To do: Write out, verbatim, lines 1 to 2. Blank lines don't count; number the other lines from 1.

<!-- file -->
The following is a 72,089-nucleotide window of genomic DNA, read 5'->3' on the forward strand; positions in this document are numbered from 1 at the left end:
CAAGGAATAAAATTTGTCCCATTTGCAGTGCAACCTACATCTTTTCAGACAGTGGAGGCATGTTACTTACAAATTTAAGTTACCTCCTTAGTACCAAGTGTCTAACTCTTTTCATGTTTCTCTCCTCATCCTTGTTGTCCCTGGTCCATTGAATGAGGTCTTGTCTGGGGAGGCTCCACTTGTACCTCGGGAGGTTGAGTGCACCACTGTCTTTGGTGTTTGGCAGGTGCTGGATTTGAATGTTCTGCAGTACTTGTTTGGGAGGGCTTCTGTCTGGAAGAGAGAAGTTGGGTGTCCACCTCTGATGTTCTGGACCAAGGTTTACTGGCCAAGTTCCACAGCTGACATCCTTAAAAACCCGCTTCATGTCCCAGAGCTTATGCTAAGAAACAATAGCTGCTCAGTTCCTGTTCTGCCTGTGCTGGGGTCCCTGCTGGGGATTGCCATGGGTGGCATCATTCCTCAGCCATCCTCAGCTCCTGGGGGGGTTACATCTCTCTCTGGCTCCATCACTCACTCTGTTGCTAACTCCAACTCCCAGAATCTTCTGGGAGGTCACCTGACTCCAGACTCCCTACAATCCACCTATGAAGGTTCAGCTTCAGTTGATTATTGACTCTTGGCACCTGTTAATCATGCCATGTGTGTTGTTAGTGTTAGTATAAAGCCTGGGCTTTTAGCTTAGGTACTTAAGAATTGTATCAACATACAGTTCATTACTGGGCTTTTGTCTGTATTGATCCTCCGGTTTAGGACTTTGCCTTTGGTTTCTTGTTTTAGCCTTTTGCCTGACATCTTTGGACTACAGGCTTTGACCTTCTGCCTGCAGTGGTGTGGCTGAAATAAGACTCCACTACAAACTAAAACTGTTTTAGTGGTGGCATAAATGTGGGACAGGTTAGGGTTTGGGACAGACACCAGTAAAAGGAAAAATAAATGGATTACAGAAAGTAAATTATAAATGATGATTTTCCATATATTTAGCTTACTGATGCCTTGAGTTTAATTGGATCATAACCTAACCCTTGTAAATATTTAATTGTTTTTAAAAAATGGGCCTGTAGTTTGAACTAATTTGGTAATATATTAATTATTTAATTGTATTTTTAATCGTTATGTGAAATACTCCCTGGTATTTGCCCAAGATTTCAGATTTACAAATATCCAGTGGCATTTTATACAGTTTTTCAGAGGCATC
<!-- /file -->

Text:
The following is a 72,089-nucleotide window of genomic DNA, read 5'->3' on the forward strand; positions in this document are numbered from 1 at the left end:
CAAGGAATAAAATTTGTCCCATTTGCAGTGCAACCTACATCTTTTCAGACAGTGGAGGCATGTTACTTACAAATTTAAGTTACCTCCTTAGTACCAAGTGTCTAACTCTTTTCATGTTTCTCTCCTCATCCTTGTTGTCCCTGGTCCATTGAATGAGGTCTTGTCTGGGGAGGCTCCACTTGTACCTCGGGAGGTTGAGTGCACCACTGTCTTTGGTGTTTGGCAGGTGCTGGATTTGAATGTTCTGCAGTACTTGTTTGGGAGGGCTTCTGTCTGGAAGAGAGAAGTTGGGTGTCCACCTCTGATGTTCTGGACCAAGGTTTACTGGCCAAGTTCCACAGCTGACATCCTTAAAAACCCGCTTCATGTCCCAGAGCTTATGCTAAGAAACAATAGCTGCTCAGTTCCTGTTCTGCCTGTGCTGGGGTCCCTGCTGGGGATTGCCATGGGTGGCATCATTCCTCAGCCATCCTCAGCTCCTGGGGGGGTTACATCTCTCTCTGGCTCCATCACTCACTCTGTTGCTAACTCCAACTCCCAGAATCTTCTGGGAGGTCACCTGACTCCAGACTCCCTACAATCCACCTATGAAGGTTCAGCTTCAGTTGATTATTGACTCTTGGCACCTGTTAATCATGCCATGTGTGTTGTTAGTGTTAGTATAAAGCCTGGGCTTTTAGCTTAGGTACTTAAGAATTGTATCAACATACAGTTCATTACTGGGCTTTTGTCTGTATTGATCCTCCGGTTTAGGACTTTGCCTTTGGTTTCTTGTTTTAGCCTTTTGCCTGACATCTTTGGACTACAGGCTTTGACCTTCTGCCTGCAGTGGTGTGGCTGAAATAAGACTCCACTACAAACTAAAACTGTTTTAGTGGTGGCATAAATGTGGGACAGGTTAGGGTTTGGGACAGACACCAGTAAAAGGAAAAATAAATGGATTACAGAAAGTAAATTATAAATGATGATTTTCCATATATTTAGCTTACTGATGCCTTGAGTTTAATTGGATCATAACCTAACCCTTGTAAATATTTAATTGTTTTTAAAAAATGGGCCTGTAGTTTGAACTAATTTGGTAATATATTAATTATTTAATTGTATTTTTAATCGTTATGTGAAATACTCCCTGGTATTTGCCCAAGATTTCAGATTTACAAATATCCAGTGGCATTTTATACAGTTTTTCAGAGGCATC